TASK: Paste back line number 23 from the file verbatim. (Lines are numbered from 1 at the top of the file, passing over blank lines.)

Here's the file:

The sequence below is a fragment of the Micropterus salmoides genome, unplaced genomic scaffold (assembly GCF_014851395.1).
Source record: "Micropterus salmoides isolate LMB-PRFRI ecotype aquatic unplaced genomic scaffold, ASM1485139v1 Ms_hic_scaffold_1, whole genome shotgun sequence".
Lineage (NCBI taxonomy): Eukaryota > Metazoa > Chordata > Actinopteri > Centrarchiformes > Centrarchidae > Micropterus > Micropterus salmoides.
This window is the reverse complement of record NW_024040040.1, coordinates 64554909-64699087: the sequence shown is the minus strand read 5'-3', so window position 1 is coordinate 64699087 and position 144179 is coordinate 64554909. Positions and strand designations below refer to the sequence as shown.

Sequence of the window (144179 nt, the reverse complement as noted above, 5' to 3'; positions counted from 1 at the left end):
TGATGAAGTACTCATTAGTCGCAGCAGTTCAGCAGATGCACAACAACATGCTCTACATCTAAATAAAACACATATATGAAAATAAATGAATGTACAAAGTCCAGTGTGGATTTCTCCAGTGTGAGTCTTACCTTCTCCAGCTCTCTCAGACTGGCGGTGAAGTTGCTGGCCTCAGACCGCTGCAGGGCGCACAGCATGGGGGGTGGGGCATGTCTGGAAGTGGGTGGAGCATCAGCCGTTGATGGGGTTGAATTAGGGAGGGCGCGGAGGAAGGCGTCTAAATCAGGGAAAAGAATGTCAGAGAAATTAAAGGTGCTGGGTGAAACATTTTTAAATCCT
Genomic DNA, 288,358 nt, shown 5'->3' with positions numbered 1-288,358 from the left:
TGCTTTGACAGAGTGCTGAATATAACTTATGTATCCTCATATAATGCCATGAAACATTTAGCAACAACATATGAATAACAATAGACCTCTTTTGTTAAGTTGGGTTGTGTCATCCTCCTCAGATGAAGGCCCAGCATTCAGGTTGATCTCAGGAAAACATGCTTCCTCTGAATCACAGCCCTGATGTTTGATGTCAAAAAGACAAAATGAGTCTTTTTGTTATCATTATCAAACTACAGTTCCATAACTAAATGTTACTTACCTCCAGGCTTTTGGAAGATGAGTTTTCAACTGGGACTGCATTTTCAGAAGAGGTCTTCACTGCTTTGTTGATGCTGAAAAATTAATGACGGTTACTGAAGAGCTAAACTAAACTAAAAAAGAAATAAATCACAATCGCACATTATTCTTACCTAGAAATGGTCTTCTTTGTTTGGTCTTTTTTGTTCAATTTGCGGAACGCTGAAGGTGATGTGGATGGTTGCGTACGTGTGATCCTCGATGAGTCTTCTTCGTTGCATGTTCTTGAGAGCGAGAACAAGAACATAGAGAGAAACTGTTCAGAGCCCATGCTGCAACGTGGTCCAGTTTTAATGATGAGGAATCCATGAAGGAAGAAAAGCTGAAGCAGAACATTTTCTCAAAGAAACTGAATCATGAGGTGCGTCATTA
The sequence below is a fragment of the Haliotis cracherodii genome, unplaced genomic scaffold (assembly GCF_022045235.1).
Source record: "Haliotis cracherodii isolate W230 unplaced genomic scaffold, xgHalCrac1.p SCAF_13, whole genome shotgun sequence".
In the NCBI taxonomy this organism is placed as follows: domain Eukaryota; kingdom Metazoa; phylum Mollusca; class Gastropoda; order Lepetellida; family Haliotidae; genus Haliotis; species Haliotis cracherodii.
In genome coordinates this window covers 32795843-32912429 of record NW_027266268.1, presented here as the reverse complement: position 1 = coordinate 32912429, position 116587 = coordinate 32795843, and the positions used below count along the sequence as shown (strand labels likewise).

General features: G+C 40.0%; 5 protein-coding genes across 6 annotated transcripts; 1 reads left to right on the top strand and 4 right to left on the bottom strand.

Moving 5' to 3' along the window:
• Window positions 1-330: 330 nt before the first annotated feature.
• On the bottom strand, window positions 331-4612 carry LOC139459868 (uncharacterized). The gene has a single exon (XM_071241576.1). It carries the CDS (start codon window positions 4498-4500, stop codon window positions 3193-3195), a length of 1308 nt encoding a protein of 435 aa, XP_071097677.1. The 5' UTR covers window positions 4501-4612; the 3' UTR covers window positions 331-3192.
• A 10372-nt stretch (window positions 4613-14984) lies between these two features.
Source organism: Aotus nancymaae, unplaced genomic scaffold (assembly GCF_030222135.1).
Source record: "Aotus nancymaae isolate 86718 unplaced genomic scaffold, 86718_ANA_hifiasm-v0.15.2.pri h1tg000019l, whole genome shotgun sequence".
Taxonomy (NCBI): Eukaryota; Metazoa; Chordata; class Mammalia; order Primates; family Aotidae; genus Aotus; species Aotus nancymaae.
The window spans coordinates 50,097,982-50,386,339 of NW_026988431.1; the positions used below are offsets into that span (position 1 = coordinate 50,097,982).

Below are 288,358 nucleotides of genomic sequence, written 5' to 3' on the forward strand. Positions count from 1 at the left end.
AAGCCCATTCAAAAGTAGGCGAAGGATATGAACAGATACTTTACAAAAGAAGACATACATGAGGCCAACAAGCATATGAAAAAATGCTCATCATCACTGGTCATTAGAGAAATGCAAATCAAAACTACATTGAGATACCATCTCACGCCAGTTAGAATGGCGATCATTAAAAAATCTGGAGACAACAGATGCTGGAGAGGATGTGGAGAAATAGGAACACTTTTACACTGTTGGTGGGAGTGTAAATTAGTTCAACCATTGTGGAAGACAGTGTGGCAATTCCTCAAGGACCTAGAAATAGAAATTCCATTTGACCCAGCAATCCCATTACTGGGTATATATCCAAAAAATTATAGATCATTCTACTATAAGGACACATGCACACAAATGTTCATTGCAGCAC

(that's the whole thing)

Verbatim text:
AAGCCCATTCAAAAGTAGGCGAAGGATATGAACAGATACTTTACAAAAGAAGACATACATGAGGCCAACAAGCATATGAAAAAATGCTCATCATCACTGGTCATTAGAGAAATGCAAATCAAAACTACATTGAGATACCATCTCACGCCAGTTAGAATGGCGATCATTAAAAAATCTGGAGACAACAGATGCTGGAGAGGATGTGGAGAAATAGGAACACTTTTACACTGTTGGTGGGAGTGTAAATTAGTTCAACCATTGTGGAAGACAGTGTGGCAATTCCTCAAGGACCTAGAAATAGAAATTCCATTTGACCCAGCAATCCCATTACTGGGTATATATCCAAAAAATTATAGATCATTCTACTATAAGGACACATGCACACAAATGTTCATTGCAGCAC